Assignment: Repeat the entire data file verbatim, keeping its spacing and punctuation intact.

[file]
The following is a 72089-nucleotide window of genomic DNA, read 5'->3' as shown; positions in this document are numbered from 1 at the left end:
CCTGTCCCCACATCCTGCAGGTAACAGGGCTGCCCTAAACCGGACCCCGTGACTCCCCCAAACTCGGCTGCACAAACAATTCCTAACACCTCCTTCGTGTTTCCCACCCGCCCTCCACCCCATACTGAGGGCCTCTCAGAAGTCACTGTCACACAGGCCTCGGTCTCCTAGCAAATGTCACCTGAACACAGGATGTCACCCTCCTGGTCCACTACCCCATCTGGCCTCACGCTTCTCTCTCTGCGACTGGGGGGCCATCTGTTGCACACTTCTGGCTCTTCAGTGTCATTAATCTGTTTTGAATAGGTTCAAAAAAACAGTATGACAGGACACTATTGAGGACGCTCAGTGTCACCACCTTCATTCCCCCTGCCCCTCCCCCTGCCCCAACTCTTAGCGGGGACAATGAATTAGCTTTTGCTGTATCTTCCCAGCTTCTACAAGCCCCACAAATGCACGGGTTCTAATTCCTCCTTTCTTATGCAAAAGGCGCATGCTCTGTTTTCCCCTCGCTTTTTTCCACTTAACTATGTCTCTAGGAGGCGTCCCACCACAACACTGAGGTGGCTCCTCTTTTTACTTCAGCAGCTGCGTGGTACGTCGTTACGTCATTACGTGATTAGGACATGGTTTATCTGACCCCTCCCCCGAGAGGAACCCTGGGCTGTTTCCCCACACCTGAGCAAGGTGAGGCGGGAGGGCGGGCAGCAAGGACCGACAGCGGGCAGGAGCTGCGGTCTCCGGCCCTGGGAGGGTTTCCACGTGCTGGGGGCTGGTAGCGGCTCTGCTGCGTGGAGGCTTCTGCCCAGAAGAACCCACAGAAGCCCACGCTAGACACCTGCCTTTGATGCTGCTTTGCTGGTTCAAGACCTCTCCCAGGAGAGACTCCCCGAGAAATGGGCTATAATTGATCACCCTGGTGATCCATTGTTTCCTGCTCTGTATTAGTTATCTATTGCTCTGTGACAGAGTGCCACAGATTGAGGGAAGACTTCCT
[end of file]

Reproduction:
The following is a 72089-nucleotide window of genomic DNA, read 5'->3' as shown; positions in this document are numbered from 1 at the left end:
CCTGTCCCCACATCCTGCAGGTAACAGGGCTGCCCTAAACCGGACCCCGTGACTCCCCCAAACTCGGCTGCACAAACAATTCCTAACACCTCCTTCGTGTTTCCCACCCGCCCTCCACCCCATACTGAGGGCCTCTCAGAAGTCACTGTCACACAGGCCTCGGTCTCCTAGCAAATGTCACCTGAACACAGGATGTCACCCTCCTGGTCCACTACCCCATCTGGCCTCACGCTTCTCTCTCTGCGACTGGGGGGCCATCTGTTGCACACTTCTGGCTCTTCAGTGTCATTAATCTGTTTTGAATAGGTTCAAAAAAACAGTATGACAGGACACTATTGAGGACGCTCAGTGTCACCACCTTCATTCCCCCTGCCCCTCCCCCTGCCCCAACTCTTAGCGGGGACAATGAATTAGCTTTTGCTGTATCTTCCCAGCTTCTACAAGCCCCACAAATGCACGGGTTCTAATTCCTCCTTTCTTATGCAAAAGGCGCATGCTCTGTTTTCCCCTCGCTTTTTTCCACTTAACTATGTCTCTAGGAGGCGTCCCACCACAACACTGAGGTGGCTCCTCTTTTTACTTCAGCAGCTGCGTGGTACGTCGTTACGTCATTACGTGATTAGGACATGGTTTATCTGACCCCTCCCCCGAGAGGAACCCTGGGCTGTTTCCCCACACCTGAGCAAGGTGAGGCGGGAGGGCGGGCAGCAAGGACCGACAGCGGGCAGGAGCTGCGGTCTCCGGCCCTGGGAGGGTTTCCACGTGCTGGGGGCTGGTAGCGGCTCTGCTGCGTGGAGGCTTCTGCCCAGAAGAACCCACAGAAGCCCACGCTAGACACCTGCCTTTGATGCTGCTTTGCTGGTTCAAGACCTCTCCCAGGAGAGACTCCCCGAGAAATGGGCTATAATTGATCACCCTGGTGATCCATTGTTTCCTGCTCTGTATTAGTTATCTATTGCTCTGTGACAGAGTGCCACAGATTGAGGGAAGACTTCCT